House would eliminate diagnoses logically as each were proven to be impossible, the same way Holmes solves mysteries. In one specific episode, House treated a patient suffering from colbalt poisoning. His diagnosis came, after much deliberation, from an unexpected source. House’s patient was suffering from severe heart failure as a direct result of her previous hip replacement. The patient had her hip replaced and now debris from the replacement were making her ill. The replacement contained colbalt features which elevated colbalt levels in her blood, ultimatly causing severe heart failure. What makes this story interesting isn’t the illness or diagnoses. It seems that Dr. House inspired a real life diagnosis of colbalt poisoning. In May 2012, a patient was referred to a clinic in Germany with complaints of loss of sight and hearing, as well as fever.
Doctors learned that the patient had severe heart failure, but they did not find any evidence of coronary artery disease. Upon futher evidence, doctors concluded that the patient was suffering from Cobalt poisoning from his previous metal-on-plastic hip replacement. Doctors were able to schedule a new hip replacement with ceramic materials and begin the healing process for the patient. While there is now some controversy as to whether the doctors diagnosed the colbalt posining as a result of watching the show House or through their own reasoning, the story gained enough traction to be featured in the Huffington Post.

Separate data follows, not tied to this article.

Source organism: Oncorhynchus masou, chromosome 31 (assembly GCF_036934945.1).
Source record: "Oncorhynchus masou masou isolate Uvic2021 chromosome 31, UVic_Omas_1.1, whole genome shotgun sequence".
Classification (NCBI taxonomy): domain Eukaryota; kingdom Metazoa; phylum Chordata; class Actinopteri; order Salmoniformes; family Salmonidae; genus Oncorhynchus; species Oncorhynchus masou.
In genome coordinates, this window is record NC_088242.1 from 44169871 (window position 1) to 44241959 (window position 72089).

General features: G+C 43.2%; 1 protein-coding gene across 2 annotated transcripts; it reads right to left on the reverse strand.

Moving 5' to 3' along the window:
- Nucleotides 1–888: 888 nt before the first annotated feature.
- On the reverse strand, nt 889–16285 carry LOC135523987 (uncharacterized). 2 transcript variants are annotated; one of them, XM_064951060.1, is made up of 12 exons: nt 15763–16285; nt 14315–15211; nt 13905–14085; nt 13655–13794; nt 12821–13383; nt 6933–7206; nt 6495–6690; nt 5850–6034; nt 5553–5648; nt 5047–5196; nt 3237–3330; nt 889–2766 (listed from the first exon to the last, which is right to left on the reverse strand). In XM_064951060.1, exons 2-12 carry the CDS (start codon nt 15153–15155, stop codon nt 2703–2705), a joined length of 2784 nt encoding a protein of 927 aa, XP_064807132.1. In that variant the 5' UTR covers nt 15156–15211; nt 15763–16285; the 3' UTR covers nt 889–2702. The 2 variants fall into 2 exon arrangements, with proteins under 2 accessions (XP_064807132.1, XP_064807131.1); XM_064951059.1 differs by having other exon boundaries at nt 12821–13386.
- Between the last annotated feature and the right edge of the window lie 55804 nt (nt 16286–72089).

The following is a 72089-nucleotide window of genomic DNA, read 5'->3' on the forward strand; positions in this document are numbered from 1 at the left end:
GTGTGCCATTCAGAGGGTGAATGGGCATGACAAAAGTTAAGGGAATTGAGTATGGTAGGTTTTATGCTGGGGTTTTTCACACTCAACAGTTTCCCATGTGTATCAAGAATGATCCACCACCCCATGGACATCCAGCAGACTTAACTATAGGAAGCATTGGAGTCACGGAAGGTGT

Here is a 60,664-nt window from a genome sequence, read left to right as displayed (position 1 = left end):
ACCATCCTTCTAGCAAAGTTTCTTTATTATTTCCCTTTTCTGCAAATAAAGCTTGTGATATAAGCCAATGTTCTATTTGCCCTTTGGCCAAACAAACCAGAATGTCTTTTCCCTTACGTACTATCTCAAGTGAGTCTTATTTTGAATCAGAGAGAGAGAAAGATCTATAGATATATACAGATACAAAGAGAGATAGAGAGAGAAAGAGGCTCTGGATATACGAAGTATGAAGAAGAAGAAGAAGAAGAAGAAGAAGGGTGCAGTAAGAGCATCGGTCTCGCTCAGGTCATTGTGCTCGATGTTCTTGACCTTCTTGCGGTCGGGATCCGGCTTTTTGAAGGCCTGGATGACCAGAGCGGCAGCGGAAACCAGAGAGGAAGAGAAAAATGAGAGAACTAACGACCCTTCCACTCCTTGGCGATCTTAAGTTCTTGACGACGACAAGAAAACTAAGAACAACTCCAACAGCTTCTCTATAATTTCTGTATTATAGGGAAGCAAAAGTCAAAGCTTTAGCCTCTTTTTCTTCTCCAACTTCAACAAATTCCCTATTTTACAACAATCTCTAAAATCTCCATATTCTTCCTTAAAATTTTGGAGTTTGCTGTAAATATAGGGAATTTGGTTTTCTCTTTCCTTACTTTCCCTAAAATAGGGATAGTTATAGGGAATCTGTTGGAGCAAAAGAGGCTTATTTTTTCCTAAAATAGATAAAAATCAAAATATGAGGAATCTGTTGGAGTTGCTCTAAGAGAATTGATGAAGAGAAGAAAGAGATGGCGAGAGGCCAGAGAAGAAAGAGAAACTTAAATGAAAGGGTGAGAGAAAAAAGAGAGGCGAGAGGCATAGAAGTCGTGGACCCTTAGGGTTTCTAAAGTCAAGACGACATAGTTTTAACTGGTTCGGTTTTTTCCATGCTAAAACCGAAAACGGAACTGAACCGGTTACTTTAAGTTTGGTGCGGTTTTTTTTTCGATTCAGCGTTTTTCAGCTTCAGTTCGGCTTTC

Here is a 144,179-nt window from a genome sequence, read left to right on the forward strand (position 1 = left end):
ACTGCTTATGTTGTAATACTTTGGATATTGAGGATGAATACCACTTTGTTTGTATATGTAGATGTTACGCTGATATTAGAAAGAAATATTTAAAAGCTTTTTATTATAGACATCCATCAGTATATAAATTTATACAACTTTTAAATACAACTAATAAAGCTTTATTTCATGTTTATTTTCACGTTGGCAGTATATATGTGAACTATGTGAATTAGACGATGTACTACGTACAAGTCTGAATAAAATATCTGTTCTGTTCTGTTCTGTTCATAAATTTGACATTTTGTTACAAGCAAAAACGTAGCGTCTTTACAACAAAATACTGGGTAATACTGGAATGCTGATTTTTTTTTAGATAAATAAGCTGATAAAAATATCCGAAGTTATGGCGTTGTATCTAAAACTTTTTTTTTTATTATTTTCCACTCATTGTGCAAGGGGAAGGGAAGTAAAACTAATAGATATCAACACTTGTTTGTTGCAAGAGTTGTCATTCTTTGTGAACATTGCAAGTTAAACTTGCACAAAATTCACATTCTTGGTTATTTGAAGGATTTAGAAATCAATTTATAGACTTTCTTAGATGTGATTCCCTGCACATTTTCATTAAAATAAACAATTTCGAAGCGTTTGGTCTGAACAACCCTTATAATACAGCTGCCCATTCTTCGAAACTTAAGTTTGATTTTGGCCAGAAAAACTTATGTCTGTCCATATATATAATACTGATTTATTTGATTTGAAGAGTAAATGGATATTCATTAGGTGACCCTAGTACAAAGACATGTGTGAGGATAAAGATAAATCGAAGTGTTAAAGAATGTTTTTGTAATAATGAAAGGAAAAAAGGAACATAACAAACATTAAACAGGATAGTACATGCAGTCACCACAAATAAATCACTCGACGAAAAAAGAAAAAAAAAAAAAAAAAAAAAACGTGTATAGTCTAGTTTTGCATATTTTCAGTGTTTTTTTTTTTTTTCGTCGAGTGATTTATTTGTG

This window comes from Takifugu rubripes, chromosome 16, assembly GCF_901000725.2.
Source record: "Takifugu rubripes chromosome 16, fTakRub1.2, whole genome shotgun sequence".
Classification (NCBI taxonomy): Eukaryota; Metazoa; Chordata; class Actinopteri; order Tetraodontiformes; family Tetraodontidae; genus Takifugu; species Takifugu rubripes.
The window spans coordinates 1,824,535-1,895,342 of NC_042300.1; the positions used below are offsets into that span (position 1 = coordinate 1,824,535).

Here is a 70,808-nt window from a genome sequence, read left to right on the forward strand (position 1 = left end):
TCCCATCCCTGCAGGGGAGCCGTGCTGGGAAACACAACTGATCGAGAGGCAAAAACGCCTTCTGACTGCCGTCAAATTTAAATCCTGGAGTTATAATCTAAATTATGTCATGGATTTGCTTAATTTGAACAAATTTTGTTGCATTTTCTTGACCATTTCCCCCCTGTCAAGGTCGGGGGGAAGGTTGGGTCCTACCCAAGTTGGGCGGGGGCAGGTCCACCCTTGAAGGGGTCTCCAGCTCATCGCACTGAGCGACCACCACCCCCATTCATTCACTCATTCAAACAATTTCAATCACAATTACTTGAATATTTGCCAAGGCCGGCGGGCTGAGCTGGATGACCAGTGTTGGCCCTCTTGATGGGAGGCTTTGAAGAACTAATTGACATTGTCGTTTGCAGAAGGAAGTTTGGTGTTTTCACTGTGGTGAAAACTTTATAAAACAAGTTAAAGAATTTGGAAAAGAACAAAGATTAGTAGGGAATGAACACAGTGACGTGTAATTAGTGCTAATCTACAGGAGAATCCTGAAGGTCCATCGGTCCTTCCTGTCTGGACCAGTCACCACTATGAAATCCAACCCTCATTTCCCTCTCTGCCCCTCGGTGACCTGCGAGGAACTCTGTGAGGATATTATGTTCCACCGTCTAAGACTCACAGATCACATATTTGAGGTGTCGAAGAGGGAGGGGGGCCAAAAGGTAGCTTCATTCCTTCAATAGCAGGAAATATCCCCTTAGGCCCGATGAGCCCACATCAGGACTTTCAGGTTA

High Profile Plastics
In 2003 the controversial FX original NipTuck took the world by storm. The plot of the 6 season award winning show followed Dr. McNamara and Dr. Troy. The partners brought their practice to the spotlight in Los Angeles, by performing high profile surgeries for A-list celebs, family, and annonymous patients. Dr. McNamara and Dr. Troy agreed on one thing, they wanted to prove that they were the best the industry has seen, though they didn’t always agree on “how”. During every consultation, the pair would ask the patient to “tell us what you don’t like about yourself” and the two would take on the project of “fixing” the patient. The world watched on for six years as the duo took on some of the riskiest plastic surgeries, all while listening to their favorite tunes and dealing with life. It seemed that there could never be a plastic surgery practice with as much charisma, charm, and controversy as McNamara/Troy.